Re: (Large) Logical Volume Management
Samuele Catusian wrote:
I've to set up an ~1TB SAN on our network. We're thinking about recycling
an existing server with an HP SmartArray 641 RAID Controller and expanding
it with another SA641 controller and some more disks, or directly
purchasing an HP fiber Storage Area Network.
In both cases I'll have to create a unique logical volume, and I'm
wondering which logical volume manager to use. The machine will be a
production system, it must be stable and reliable, fairly fast in disks
access, and I'd like to run a 2.6 kernel on it. Lately I've used EVMS on
some small systems and it left me well impressed; is it sufficiently
mature and stable to be used with good results on such a system? Are there
other _valid_ alternatives?
And, of course, I'll have to use a journaled filesystem on top of the
LVM. The average size of the files is about hundreds KiloBytes, seldom
reaching the whole MB. The directories hierarchy will be fixed and highly
structured, organized like this:
The number of stored files will be about 1,5 millions, and the estimated
access rate will remain lower than 1,000 access/sec, with 30% write and
I've played for so long with ext3 and XFS filesystems, but both seems to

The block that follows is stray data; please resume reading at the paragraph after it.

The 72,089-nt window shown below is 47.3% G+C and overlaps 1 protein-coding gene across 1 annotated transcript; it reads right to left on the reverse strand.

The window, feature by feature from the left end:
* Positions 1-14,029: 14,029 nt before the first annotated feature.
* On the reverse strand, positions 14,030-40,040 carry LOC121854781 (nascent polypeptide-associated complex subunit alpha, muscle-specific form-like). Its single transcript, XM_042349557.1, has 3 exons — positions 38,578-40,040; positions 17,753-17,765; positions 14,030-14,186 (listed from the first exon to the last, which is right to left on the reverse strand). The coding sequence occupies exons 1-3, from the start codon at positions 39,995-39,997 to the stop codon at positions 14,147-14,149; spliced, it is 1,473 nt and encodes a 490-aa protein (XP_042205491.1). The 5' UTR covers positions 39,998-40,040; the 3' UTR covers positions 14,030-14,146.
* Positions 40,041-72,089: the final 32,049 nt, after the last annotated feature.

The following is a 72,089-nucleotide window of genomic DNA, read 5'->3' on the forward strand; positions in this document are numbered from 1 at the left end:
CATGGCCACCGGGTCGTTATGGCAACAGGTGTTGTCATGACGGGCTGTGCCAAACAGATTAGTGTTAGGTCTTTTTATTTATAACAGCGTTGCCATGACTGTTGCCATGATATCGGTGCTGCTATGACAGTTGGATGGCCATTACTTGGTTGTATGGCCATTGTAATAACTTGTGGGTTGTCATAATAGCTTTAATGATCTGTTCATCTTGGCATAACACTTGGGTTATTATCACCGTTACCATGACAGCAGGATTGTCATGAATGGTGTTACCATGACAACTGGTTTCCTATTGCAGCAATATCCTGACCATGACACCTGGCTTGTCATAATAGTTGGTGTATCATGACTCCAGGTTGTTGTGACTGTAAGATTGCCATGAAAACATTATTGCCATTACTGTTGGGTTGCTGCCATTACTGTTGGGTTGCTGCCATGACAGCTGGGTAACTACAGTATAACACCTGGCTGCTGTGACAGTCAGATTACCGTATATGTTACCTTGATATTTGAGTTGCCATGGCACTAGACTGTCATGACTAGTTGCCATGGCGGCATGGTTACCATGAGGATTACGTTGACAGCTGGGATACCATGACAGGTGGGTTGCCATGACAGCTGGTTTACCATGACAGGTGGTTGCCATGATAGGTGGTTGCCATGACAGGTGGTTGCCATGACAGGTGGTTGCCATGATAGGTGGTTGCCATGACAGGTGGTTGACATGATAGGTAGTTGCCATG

have efficiency problems with setups like this. May someone give me some
advices about the filesystem choice? Could ReiserFS be a valid solution?
Should I consider other filesystems?
Thanks to all.
I've got no experience with such big and demanding setups, but I am
familiar with smaller ones tough, 150 - 400 G raid arrays with
everything from oracle databases to web and email servers for some ~12k
I've been using reiserfs for all production servers for several years
now, and it is rock solid, and for a bigger setup I wouldn't use
anything else (heck, for any other setup!). For most of the arrays, I
use LVM v1, and it's also very solid, although the nightly snapshots
sometimes (~ 2 out of 30) don't get made correctly, so we may skip the
backup of such day.
All of this with kernel 2.4.2x. I would prefer to let the dust settle
a bit over 2.6 before trying it in a production box.
Sometime ago, I experimented with lvm v2 and evm in a testing
environment, but concluded to use lvm v1 for it's stability record, and
have been quite happy with the lack of surprises. Probably at this point
evm has matured enough to give it a try again.
Just my 0.02